Or when a kindly porcupine offers the fox a den for shelter in the storm during his first night abandoned in the wild, when the voice of Piglet from Winnie the Pooh comes out of his mouth, one is reminded of a much more memorable character, with a strong and clear personality.

Tod the Fox is a nice guy, and so is Copper the Hound, but if the same character were disguised, or was changed by Merlin the Magician into the shape of a bird or fish, he would not stand out. Whereas Piglet or Robin Hood, regardless of any change in shape, would. They have mannerisms and qualities of speech and personality that demark them as individuals. Whereas Tod and Copper do not.

The minor characters share this weakness of being bland but also lack the strength of being well rounded.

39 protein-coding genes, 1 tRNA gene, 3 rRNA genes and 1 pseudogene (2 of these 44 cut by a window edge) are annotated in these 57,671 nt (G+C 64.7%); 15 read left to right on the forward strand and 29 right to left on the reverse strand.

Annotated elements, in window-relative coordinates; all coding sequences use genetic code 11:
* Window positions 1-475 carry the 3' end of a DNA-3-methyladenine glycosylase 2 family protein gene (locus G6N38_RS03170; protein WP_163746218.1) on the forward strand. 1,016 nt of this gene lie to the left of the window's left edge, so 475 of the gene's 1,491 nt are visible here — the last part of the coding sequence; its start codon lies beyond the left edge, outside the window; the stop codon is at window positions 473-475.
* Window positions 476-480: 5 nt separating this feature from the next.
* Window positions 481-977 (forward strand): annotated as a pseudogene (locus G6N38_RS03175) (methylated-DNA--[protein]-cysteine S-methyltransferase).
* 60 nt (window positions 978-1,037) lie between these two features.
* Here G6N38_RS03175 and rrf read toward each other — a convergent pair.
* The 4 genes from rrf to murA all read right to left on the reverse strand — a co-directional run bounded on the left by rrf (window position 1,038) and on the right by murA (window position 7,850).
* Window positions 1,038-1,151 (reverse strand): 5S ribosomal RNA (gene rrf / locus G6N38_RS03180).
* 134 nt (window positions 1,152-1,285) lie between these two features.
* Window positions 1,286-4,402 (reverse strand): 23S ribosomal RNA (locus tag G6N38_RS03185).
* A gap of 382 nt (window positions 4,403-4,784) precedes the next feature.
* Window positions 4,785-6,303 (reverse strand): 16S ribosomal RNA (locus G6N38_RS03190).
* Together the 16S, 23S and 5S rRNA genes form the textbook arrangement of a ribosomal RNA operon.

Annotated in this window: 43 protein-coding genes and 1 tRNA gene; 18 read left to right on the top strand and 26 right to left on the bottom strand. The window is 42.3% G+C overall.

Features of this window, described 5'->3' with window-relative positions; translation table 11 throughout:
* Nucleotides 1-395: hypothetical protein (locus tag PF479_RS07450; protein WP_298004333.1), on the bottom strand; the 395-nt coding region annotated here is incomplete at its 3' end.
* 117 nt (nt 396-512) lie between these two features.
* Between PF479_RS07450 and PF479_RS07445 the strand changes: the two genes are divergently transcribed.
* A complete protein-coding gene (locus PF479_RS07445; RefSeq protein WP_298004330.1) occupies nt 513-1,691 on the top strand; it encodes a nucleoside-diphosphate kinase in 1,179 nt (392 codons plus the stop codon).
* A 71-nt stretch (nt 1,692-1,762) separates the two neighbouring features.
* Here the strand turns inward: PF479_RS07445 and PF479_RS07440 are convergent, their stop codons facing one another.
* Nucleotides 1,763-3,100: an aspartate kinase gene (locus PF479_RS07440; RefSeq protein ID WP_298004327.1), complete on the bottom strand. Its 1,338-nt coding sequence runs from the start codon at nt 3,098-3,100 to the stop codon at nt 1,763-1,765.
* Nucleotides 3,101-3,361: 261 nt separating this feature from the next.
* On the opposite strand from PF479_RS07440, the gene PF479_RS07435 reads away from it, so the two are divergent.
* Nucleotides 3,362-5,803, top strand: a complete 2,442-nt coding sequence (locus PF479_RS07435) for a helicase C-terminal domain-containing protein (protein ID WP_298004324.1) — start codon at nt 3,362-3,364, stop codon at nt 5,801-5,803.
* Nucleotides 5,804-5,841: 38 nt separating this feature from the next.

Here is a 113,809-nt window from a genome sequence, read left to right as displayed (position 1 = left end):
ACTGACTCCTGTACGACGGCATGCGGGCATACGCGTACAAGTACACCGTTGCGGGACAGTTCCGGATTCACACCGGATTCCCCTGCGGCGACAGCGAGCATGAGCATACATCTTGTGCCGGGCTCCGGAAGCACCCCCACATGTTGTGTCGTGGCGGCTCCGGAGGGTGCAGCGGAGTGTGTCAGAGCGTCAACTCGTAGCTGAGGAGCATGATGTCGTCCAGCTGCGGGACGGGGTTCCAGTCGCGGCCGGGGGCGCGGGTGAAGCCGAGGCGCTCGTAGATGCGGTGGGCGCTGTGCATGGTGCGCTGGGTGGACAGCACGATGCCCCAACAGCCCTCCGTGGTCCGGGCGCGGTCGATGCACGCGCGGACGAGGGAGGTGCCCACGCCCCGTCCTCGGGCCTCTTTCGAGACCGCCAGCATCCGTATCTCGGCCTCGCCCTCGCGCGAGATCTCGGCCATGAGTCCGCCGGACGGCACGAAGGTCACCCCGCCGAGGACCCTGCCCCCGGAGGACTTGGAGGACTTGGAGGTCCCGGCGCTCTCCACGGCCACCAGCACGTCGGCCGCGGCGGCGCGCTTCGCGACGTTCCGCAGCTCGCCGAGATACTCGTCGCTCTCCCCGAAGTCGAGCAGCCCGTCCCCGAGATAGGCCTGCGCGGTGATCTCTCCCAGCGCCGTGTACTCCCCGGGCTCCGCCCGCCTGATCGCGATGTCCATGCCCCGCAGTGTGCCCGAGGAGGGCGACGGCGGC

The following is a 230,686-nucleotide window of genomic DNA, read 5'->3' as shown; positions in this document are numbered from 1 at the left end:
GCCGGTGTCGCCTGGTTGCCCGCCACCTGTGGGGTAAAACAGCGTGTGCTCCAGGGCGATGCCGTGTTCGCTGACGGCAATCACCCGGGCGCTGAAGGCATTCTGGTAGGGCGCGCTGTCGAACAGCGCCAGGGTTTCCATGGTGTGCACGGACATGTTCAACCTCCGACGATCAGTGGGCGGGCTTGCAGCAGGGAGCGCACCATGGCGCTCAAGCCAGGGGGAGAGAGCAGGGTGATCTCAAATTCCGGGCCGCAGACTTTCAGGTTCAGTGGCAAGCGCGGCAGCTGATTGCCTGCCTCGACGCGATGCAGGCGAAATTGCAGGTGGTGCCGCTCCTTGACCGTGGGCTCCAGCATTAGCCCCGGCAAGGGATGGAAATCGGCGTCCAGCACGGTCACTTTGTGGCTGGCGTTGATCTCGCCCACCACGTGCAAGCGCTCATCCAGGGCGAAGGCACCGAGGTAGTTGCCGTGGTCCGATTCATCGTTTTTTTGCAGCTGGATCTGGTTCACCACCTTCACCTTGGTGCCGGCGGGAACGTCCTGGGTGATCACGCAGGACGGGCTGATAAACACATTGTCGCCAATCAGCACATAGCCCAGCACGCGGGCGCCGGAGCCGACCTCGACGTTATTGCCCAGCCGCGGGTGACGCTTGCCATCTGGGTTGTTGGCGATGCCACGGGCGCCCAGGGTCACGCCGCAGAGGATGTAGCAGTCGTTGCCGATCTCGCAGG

We have all seen shows where even minor characters, given only a line or two, display bag-loads of personality, have clear quirks or strengths or sense of humor, and ornament the scene in which they appear, or, at least, find themselves in a secondary plot sequence which serve to emphasize some parallel or contrast with the main plot. Such minor characters have integrity to the story. Here, sadly, despite the small number of parts, one third of the cast could have stayed home with no loss to the storytelling. Why is there a woodpecker in this film?

The music here is bland but serviceable. None of the rhymes nor tunes are particularly memorable, but they are well-placed in the structure of the plot, brief but coming at just the right time, and have an effective emotional impact. I am thinking in particular of the sad song recited, but not sung, by Widow Tweed as she abandons her pet fox in the preserve for his own protection. It is not that good, but it is well executed, and should bring a tear to one’s eye.